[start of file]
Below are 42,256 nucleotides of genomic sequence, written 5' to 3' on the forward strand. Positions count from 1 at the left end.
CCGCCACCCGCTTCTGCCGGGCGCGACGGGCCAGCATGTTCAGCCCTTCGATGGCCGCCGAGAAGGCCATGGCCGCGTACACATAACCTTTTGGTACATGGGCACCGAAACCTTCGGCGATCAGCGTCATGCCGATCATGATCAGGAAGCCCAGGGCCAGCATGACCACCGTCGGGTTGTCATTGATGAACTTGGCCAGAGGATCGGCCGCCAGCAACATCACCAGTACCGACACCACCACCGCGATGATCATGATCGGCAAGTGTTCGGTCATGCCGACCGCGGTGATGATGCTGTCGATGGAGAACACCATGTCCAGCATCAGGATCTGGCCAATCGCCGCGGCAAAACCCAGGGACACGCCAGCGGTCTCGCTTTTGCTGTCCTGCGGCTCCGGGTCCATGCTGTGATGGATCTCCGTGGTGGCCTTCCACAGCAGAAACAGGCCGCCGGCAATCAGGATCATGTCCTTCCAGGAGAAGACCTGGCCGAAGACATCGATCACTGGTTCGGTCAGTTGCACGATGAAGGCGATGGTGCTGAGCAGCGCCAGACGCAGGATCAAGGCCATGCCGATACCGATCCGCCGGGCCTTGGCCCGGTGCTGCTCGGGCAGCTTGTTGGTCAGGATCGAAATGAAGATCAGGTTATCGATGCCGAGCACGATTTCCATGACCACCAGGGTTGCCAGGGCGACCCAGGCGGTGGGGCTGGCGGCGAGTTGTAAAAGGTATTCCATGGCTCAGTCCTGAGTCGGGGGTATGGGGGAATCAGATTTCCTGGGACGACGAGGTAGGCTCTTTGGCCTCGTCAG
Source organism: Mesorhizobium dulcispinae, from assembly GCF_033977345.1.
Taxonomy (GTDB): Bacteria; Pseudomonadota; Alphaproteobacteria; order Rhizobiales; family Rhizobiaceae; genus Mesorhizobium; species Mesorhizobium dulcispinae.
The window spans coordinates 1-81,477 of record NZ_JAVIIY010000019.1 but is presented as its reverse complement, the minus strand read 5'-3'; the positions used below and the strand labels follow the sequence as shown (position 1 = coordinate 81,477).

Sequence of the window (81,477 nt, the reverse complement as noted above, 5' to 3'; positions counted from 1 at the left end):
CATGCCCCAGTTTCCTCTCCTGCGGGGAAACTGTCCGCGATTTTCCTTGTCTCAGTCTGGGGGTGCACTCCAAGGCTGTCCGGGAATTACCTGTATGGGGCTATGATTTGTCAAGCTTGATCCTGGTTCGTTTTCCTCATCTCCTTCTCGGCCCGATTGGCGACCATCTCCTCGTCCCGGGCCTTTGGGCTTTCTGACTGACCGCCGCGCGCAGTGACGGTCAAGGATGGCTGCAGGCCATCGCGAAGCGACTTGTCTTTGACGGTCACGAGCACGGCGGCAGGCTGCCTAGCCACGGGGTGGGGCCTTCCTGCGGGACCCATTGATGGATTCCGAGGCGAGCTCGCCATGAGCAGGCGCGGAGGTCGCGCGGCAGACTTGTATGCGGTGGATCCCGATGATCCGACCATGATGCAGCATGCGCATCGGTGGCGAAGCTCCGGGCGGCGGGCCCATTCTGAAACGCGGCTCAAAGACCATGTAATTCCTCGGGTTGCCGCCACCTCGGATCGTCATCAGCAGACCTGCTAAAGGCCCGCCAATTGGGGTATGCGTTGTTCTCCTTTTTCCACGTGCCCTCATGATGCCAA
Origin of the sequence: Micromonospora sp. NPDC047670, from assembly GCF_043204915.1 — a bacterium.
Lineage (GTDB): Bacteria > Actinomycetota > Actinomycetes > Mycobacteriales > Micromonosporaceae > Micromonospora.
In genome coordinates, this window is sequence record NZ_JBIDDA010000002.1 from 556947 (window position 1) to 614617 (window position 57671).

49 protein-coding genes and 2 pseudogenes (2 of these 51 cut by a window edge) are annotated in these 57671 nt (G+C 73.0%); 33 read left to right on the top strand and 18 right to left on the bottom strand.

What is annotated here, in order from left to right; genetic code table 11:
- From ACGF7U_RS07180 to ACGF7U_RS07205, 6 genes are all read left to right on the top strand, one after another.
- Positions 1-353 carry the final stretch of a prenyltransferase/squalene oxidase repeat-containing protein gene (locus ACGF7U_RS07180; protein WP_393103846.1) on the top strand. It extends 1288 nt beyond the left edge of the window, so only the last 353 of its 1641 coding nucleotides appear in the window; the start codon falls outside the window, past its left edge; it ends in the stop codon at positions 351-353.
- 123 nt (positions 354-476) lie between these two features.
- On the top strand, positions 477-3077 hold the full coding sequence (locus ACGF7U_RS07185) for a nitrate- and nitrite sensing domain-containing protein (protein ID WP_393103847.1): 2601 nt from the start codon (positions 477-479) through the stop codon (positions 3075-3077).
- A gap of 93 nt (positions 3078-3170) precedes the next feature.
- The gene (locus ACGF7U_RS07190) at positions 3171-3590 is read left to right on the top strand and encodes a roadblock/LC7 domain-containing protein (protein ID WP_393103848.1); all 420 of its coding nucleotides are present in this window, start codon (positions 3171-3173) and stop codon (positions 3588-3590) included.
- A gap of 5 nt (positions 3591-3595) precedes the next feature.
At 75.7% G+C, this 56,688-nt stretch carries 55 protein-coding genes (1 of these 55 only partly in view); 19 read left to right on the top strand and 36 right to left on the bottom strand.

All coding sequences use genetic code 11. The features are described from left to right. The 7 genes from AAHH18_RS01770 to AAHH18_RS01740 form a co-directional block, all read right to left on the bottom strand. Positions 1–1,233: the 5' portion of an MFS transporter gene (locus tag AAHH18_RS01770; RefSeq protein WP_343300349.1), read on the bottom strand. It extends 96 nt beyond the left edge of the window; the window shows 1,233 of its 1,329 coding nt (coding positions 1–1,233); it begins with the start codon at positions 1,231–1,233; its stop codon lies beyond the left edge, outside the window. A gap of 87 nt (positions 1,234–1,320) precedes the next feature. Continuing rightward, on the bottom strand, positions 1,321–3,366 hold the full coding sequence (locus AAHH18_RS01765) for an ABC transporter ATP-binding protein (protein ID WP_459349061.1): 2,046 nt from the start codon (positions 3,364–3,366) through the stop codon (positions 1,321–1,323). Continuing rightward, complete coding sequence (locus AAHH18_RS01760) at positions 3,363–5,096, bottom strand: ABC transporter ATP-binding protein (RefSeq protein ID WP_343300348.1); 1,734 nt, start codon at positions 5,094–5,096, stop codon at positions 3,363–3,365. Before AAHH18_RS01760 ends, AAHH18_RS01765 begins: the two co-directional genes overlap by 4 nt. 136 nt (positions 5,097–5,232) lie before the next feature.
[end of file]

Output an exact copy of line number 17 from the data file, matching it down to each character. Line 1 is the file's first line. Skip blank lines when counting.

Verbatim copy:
- A gap of 93 nt (positions 3078-3170) precedes the next feature.